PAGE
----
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Cherry Brandy - Cointreau?? Marnier?

My brother-in-law swears he once had a cherry brandy made by Cointreau...it was at a wedding in England. I've asked around for it, but all anybody knows about is their orange-flavored liqueur.

Has anybody here had or heard of or knows where to find Cointreau cherry brandy?
I ran across Cherry Marnier - is that substantially better than de Kupyers cherry brandy?
Thank you.

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  1. I'm not sure they make cherry Cointreau anymore.

    Cherry Marnier is very good. Different than De Kuyper. I think that the Marnier is better but it has been awhile since I tasted the De Kuyper..

    3 Replies
    1. re: JMF

      Yes, VERY DIFFERENT than DeKuyper . . .

      From the Grand Marnier website, "Grand Marnier Cherry is an elegant blend of our world-renowned Grand Marnier made with our exceptionally smooth Cognac, wild tropical Haitian oranges and tantalizing European Griotte cherries."

      See http://www.grand-marnier.com/index.ph... for more; they also, apparently, make a Raspberry version which I have never seen . . .

      1. re: zin1953

        The raspberry-peach is terrible. Very artificial tasting.

        1. re: JMF

          And apparently I won't be bothering to look for it, either . . . ;^)

    2. Yes:

      During 70's and 80's we had the opportunity to enjoy Cherry Brandy by Cointreau in US in the state of IOWA. We had a stock of them and used for years. Then I could not find any Cointreau Brandy, which I have been desperately looking for, till recently found out only the Orange flavored liqueur is sold all over USA.

      I am traveling in Europe in 2014 and desperately looking for Cherry Brandy by Cointreau. No luck in Belgium. Since it was made in France, I will be looking for it when I travel to Paris.

      Bushan

      2 Replies
      1. re: ashoka8350

        Hello Bushan -

        Any luck finding the Cointreau Cherry Brandy?? I would love to secure a bottle for a gift.

        Thank you
        Jo

        1. re: jochaima

          Cointreau cherry liqueur/brandy, hasn't been made in decades as far as I can determine.

      2. Your brother-in-law is not crazy. Here is the proof . . .

        That said, there is NO reference to Cointreau's Cherry Brandy on *either* the company's French or US websites.

         
        1. Thank you Zin! I won't pass along photo evidence of sanity to him just yet....
          Cointreau has definitely, and unfortunately, stopped producing their cherry brandy - (I think before 1990?)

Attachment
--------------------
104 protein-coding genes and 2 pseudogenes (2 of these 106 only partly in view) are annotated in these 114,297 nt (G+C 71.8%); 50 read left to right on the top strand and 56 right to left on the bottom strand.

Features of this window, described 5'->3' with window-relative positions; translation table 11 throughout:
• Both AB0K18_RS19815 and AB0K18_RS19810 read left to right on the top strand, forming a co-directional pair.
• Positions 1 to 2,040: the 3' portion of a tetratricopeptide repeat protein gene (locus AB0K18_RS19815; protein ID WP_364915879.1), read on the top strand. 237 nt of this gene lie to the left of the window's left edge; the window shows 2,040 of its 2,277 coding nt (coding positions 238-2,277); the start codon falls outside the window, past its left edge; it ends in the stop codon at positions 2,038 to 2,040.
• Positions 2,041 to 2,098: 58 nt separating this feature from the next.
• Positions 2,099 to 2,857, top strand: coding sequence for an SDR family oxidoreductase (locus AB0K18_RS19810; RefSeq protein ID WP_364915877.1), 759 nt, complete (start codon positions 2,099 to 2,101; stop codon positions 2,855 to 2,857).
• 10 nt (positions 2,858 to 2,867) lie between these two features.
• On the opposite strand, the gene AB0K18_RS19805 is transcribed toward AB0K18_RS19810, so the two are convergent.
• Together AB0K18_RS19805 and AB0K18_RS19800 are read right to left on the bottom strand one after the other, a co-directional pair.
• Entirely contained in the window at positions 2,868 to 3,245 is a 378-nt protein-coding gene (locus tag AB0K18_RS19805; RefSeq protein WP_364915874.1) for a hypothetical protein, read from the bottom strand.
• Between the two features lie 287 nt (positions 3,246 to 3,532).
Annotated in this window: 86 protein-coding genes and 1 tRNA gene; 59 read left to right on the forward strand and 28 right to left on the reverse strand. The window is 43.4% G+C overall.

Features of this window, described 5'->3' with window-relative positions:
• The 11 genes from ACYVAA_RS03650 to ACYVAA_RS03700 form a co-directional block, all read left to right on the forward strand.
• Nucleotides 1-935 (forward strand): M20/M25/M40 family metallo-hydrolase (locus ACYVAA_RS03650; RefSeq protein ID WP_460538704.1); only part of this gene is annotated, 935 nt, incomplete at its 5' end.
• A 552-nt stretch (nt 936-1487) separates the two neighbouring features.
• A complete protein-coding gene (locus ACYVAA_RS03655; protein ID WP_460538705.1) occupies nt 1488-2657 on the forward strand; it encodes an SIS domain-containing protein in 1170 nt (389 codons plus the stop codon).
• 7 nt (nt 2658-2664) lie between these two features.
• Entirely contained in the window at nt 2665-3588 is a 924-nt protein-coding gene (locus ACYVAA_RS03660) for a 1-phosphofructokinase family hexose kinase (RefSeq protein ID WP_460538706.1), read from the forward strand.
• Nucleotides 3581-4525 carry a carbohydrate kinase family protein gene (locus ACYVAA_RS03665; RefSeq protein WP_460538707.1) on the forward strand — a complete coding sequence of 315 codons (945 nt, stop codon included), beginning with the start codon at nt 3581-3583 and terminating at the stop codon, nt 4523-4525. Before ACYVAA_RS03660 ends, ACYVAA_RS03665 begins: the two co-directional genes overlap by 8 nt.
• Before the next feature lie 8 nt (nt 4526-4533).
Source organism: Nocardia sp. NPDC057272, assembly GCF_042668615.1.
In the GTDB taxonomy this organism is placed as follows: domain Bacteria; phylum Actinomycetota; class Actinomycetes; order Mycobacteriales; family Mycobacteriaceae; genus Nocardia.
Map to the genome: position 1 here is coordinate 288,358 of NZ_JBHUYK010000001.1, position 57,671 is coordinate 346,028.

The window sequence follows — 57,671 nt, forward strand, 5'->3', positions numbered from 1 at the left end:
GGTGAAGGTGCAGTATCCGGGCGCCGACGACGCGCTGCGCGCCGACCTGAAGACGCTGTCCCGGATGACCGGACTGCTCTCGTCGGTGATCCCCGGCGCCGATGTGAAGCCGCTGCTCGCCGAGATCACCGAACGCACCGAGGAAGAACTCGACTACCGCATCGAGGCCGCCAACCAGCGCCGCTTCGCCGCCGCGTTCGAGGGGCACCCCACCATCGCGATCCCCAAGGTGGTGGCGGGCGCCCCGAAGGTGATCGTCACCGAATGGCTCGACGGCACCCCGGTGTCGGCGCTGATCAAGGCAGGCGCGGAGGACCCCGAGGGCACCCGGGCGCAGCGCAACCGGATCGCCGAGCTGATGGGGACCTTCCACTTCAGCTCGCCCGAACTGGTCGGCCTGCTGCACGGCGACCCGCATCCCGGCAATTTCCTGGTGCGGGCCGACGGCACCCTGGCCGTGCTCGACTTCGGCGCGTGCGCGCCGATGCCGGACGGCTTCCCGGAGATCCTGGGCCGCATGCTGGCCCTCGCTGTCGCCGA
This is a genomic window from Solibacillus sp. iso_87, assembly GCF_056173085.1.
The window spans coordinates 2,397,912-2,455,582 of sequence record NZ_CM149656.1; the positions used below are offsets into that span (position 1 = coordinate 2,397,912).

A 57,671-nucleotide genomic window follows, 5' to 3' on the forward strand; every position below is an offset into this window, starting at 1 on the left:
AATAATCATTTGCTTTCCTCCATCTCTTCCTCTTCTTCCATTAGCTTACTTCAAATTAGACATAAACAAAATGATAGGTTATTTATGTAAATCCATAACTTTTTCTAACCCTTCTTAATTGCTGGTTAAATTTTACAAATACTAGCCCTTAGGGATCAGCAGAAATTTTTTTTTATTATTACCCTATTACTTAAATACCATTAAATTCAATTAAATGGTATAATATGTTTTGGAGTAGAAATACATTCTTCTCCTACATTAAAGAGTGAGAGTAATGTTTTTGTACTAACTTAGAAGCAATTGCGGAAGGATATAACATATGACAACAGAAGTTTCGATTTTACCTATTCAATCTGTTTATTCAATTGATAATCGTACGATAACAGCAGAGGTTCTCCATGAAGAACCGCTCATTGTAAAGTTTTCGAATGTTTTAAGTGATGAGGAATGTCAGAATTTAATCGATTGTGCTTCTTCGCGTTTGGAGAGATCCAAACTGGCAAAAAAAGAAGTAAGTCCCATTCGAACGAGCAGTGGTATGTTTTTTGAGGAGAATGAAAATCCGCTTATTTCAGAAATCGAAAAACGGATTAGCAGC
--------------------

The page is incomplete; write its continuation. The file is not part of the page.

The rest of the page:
Cherry Marnier is great - but b-in-law finds it to taste as much of almond and spice as of cherry. The Cherry Cointreau was I think more definitively cherry. The first time he tried Cherry Marnier he was hoping for it be just like Cherry Cointreau, and he was disappointed. The second time, he had the Marnier in its
          own terms and really liked it.
          There is this other cherry brandy I just ran across, but I don't know anything beyond the listing:
          http://www.masterofmalt.com/liqueurs/...

          4 Replies
          1. re: jochaima

            There are DOZENS of Cherry Brandies produced in the world, along with many more cherry FLAVORED brandies (such as the DeKuyper you referenced above) and many cherry liqueurs.

            True cherry brandy is usually colorless and is distilled from the actual cherries themselves. Known as Kirsch, Kischwasser, or Cerise, these famous eaux-de-vie are dry, and filled with the essence of cherry. Typically very aromatic, these historically come from Alsace (France), Germany, Switzerland, Hungary, and parts of the former Yugoslavia. These are sipped, often chilled, as a digestif, or served to accompany cheese and some desserts, or coffee. Some producers make it here in the United States as well. Etter of Switzerland is my favorite.

            Then there are cherry FLAVORED brandies, like the DeKuyper. These are grape brandies -- often cheap, mass produced brandies, especially domestically (U.S.-made) -- with cherries and/or natural- and/or artificial flavors added. Read the label carefully. Few of these (again, especially domestically) are very good.

            Finally there are the cherry liqueurs. These often have a brandy (or in the case of Cherry Marnier, a Cognac) base, but will have some noticeable sweetness to them as well. These are served at room temperature, alone of with coffee, and play a role in many cocktail recipes.

            1. re: zin1953

              Would Cherry Heering be anything like the Grand Marnier Cherry?

              1. re: BeefeaterRocks

                No.

                Grand Marnier cherry is very different with a cherry, cherry kernel (almond), orange, and spice flavor.

                Cherry Herring is a different type of cherry with a blend of spices, but has a darker, richer, more complex flavor range, with a hint of dark chocolate, vanilla, and tannins from around five years of barrel aging.

                1. re: JMF

                  Thank you, sounds like the Cherry Heering is worth a revisit. I was just wondering if trying both would be redundant.